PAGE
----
But the last four years has seen a shift in attitude. More andgetting-prep-to-people-who-need-it more Americans are embracing pre-exposure prophylaxis (PrEP), the HIV prevention method that requires a daily dose of Truvada to reduce viral risk. And more and more prescriptions are being written for the antiretroviral drug. While PrEP is growing in popularity, a new study out of the University of California released last month suggests that the populations most at risk of HIV infection are not the ones benefitting from the prevention strategy.

In a survey of gay and bisexual men in California, only a handful of participants reported having taken PrEP. PrEP use was highest among young white men, at 13.9 percent. For young Latino men, that figure was cut by more than half, while young black men represented less than 10 percent of people who started PrEP.

“This is not reflective of the HIV epidemic at all,” says Shannon Weber, founder of Please PrEP Me, an online directory of over 230 clinics in California that provide PrEP. “It is reflective about access, and where and how people are getting that information.”

Read the full article.

New delivery strategy reduces HIV transmission

September 2, 2016

From ASPPH / Washington… 

Researchers delivered ART to reduce the infectiousness of HIV-infected persons and PrEP to reduce susceptibility of their uninfected partners. PrEP was offered prior to ART initiation and for the first six months of ART, until the HIV-infected partner would have been expected to achieve viral suppression. Then PrEP was discontinued.

Jared Baeten

Dr. Jared Baeten

“Our primary goals were to evaluate this delivery model, but partway through the span of the study, it became clear that HIV transmission rates were considerably lower than would have been anticipated,” said lead author Dr. Jared Baeten, vice chair and professor of global health and professor of epidemiology at the School.

Researchers examined the feasibility and acceptability of a program in Kenya and Uganda to offer medications to 1,013 couples in which one member was HIV-positive and the other was HIV-negative. The findings, published online August 23 in PLOS Medicine, showed that the observed rates of HIV transmission were 96 percent lower than simulated rates of transmission in historic controls.

“We learned that the approach is desirable and highly cost-effective and could be delivered affordably to people in that setting,” Dr. Baeten said. Researchers also noted that this study does not include a concurrent comparison population for HIV transmission because it would not have been ethical to enroll a control population and not offer access to PrEP and ART.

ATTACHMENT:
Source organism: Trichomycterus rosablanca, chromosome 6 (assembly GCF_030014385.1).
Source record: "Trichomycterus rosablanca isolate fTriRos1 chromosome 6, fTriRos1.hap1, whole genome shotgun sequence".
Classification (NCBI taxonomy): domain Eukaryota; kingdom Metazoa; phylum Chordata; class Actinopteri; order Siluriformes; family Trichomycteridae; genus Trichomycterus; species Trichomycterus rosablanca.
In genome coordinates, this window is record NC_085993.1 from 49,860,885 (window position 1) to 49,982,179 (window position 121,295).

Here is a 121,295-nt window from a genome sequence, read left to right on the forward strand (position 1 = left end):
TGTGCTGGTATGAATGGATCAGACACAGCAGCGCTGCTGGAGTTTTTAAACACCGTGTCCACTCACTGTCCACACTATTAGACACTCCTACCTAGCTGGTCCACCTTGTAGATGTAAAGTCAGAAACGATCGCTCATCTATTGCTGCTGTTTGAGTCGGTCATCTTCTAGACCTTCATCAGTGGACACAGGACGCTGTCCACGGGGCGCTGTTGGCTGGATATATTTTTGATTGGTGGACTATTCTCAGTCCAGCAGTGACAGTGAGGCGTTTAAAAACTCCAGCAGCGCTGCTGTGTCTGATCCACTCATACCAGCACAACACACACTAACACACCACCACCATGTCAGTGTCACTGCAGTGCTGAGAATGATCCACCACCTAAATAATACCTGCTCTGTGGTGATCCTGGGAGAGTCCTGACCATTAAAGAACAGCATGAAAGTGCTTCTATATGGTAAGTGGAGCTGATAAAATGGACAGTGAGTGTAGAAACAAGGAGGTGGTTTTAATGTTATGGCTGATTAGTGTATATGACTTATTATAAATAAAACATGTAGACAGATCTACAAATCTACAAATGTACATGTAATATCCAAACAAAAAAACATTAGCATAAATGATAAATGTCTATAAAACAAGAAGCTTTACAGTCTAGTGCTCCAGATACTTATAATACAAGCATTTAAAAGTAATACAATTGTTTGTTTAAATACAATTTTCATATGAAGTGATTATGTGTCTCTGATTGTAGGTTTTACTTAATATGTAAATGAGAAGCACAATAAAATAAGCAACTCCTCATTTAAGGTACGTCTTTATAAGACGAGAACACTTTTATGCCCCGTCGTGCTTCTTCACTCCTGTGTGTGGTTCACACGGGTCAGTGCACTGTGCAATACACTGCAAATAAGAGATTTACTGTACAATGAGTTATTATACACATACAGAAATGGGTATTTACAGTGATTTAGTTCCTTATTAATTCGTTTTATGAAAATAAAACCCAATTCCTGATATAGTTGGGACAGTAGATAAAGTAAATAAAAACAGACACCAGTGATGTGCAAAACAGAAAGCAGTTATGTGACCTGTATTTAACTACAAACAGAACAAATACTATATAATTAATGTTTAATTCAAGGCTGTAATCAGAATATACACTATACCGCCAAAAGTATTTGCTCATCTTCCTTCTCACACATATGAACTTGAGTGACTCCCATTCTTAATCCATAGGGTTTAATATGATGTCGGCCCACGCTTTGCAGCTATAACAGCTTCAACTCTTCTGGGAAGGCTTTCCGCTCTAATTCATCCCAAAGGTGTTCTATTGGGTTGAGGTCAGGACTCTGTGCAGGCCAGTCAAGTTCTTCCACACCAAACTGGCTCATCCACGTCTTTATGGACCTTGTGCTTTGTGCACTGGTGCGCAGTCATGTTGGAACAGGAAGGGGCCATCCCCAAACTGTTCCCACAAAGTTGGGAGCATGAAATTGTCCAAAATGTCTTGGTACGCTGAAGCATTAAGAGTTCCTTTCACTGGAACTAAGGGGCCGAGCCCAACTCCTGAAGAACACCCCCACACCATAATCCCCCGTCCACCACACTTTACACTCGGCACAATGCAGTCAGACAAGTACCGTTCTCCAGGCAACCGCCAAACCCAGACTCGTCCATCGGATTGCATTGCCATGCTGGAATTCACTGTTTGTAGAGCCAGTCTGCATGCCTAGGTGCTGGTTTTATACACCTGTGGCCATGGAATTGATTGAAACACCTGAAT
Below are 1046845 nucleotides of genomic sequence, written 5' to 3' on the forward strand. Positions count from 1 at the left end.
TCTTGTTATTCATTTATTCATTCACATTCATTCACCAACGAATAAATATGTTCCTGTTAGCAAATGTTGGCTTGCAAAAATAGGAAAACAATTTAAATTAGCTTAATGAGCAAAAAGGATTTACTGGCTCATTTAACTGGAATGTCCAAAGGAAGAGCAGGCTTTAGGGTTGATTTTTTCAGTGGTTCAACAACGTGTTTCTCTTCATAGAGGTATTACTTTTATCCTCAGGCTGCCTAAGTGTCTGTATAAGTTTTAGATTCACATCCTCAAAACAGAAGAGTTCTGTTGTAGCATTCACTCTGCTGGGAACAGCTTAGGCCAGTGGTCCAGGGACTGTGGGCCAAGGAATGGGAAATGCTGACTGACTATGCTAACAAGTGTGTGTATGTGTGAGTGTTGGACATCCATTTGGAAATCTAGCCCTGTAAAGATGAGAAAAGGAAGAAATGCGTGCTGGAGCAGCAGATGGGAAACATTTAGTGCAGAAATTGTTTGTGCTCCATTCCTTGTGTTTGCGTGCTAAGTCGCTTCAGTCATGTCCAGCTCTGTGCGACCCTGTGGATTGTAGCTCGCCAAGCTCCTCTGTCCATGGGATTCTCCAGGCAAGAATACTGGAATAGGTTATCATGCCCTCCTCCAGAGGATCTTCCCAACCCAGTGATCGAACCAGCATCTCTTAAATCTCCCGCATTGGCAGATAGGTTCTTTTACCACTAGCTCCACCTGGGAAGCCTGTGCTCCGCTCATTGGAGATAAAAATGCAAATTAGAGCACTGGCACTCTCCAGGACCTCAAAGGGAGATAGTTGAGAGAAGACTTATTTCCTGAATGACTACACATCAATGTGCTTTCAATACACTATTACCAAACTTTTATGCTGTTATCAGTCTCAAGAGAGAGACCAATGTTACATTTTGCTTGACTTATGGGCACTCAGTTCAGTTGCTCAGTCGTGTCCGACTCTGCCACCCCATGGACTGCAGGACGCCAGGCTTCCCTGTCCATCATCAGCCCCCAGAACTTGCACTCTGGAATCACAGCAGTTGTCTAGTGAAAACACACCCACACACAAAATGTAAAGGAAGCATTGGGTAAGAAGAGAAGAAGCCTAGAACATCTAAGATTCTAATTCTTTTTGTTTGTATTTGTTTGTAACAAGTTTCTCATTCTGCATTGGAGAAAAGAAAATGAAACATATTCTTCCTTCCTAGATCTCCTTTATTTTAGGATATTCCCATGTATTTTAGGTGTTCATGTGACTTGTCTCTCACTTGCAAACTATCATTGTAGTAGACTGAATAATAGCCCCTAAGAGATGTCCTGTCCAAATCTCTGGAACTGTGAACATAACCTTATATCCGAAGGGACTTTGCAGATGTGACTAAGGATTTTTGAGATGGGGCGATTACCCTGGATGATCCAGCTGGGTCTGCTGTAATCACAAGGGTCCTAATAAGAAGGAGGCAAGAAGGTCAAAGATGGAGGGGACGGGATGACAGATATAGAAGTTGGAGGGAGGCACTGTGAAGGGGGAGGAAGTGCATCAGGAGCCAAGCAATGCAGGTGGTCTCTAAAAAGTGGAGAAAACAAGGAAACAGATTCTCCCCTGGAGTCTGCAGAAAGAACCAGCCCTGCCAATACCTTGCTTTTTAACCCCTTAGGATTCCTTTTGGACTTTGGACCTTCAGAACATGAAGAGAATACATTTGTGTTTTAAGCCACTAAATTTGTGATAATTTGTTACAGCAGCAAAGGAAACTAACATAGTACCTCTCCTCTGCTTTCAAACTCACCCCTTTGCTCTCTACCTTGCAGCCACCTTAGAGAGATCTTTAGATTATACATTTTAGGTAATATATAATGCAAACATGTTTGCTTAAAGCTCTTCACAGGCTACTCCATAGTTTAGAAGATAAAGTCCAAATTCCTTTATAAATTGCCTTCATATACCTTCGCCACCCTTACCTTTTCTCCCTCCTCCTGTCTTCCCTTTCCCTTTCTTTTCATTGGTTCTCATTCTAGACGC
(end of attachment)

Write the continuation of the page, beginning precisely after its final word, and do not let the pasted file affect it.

Link: http://journals.plos.org/plosmedicine/article?id=10.1371/journal.pmed.1002099

Optimal Care Checklist available for men who have sex with men

August 29, 2016

for-men-onlyWhether you are gay, bisexual or any man who has sex with other men (MSM), there are certain health issues that are important for you to talk about with your doctor. This brochure entitled Your Sexual Health, published by the National Coalition of STD Directors and the National Alliance of State & Territorial AIDS Directors, is designed to help you get important health care specific to the wellbeing of gay and bi men.

Issues such as pre-exposure prophylaxis (PrEP), rising STD rates in the community, getting vaccinated for Hepatitis A & B and for Human Papillomavirus (HPV) are just a few of the topics you might want to discuss with your health care provider. Your Sexual Health can help you break the ice. Being informed is an important first step in protecting yourself and your community.

You can also click on the image to download the checklist brochure.

 

 

HIV/AIDS in 2016

August 22, 2016

From The Journal of the American Medical Association (JAMA)…

Overshadowed by the Zika epidemic, concerns about terrorism and security, and the US presidential election, the global HIV/AIDS pandemic persists, with 2.1 million new HIV infections and 1.1 million deaths worldwide in 2015 (http://bit.ly/2ambo2P). The 21st International AIDS Conference in Durban, South Africa, in July highlighted the remarkable progress since 2000, when the conference was last held in Durban and very few people in Africa received antiretroviral therapy.

patf_mentorAt present, 3.4 million people in South Africa are being treated for HIV infection, more than in any other country in the world; between 2005 and 2015 overall life expectancy at birth in South Africa increased from 53.5 years to 62.5 years (http://bit.ly/1swJbPo). In 2000, 490 000 new HIV infections occurred among children throughout the world; in 2010 the figure decreased to 290 000 and in 2015 to 150 000 (http://bit.ly/2ambo2P). Unlike the $10 000 annual cost of HIV treatment in 2000, the price tag for some first-line antiretroviral regimens now is only $100 per year.

The recent conference aimed to catalyze the work that remains—further scientific advances, addressing stigma, discrimination and other structural barriers within society, and securing the political commitment, including financial resources for prevention, diagnosis and treatment (http://bit.ly/2960ttk). However, fewer people may have been listening than in the past. Among the more than 15 000 participants from 153 countries, including 800 media delegates, few journalists from a US newspaper or television network were on-site in Durban. Although the conference was covered from afar, it was relatively underreported in the United States.

Read the full article.